"Yes, I suppose it's time I explain myself. First of all, you would do best to get acquainted with these." There is something squirming in the hand that had explored my head. It looks like a large stick insect, thin and lanky with lots of writhing legs. "These are known as symbiotes, undetectable to modern science. Humans begin growing them from birth. Let me ask you something: if a tree falls in a dense forest, and no one is around to hear it, does it make a sound?"

I think, then know. For Recruiter to say with certainty that the tree fell, he would have to have been there to see it. Regardless, if no one heard it, no one can honestly say it made a sound, just as if no one saw it, there is no proof it fell at all. With this, it becomes clear to me that all is perception. Outside perception, there exists nothing. "Your question is flawed; it creates a paradox. You would have to have been there and not there at once."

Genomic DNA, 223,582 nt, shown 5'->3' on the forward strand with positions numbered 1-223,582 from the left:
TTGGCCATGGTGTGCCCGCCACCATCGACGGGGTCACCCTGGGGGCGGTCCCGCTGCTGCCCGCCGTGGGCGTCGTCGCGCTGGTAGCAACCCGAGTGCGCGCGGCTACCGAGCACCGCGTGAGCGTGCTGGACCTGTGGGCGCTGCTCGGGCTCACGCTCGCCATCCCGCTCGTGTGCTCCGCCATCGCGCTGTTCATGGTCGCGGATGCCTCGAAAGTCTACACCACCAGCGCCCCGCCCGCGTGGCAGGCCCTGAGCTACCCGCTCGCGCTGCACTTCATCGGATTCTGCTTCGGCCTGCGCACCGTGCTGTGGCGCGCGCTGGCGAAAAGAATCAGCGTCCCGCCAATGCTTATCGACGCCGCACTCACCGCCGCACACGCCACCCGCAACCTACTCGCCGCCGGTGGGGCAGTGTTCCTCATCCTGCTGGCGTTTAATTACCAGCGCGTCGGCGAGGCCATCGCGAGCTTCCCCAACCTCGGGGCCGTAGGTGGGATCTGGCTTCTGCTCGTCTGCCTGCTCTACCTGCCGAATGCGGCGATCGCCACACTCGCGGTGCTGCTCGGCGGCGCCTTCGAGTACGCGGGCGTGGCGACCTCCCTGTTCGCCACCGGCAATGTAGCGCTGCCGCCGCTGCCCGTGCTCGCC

"Good, you're handling it well. Do you know why you're thinking this way?"

I point at the bug. "You removed the symbiote from my brain." It was important to the way I thought before. I know that. It is not important now, though. I know that as well.

"Exactly. A symbiote is what gives one a personality, opinion, and view. Without a symbiote, one thinks only in fact. It's much easier to find paradoxes when one thinks in fact alone."

"Is this permanent?" I feel like I would want to know that. I don't, but feel like I would.

"No, of course not. A new one constantly grows, even now. They spawn from things their host holds sacred--the belief in a religion, the perfection of a loved one, an idea, a worldview, a position of morals, a stance on an issue. Anything that has to be right for a person's world to make sense. Any eternal truth."

"What is their purpose?"